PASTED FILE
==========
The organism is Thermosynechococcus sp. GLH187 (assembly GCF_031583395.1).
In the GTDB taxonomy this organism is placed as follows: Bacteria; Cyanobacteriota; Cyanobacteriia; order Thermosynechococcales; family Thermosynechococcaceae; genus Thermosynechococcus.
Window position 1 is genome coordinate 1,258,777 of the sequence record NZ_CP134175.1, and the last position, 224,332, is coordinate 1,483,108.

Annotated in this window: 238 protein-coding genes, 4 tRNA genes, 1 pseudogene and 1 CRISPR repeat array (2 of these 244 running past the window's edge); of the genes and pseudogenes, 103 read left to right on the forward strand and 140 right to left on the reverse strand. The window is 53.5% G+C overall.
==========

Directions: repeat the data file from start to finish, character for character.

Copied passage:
The organism is Thermosynechococcus sp. GLH187 (assembly GCF_031583395.1).
In the GTDB taxonomy this organism is placed as follows: Bacteria; Cyanobacteriota; Cyanobacteriia; order Thermosynechococcales; family Thermosynechococcaceae; genus Thermosynechococcus.
Window position 1 is genome coordinate 1,258,777 of the sequence record NZ_CP134175.1, and the last position, 224,332, is coordinate 1,483,108.

Annotated in this window: 238 protein-coding genes, 4 tRNA genes, 1 pseudogene and 1 CRISPR repeat array (2 of these 244 running past the window's edge); of the genes and pseudogenes, 103 read left to right on the forward strand and 140 right to left on the reverse strand. The window is 53.5% G+C overall.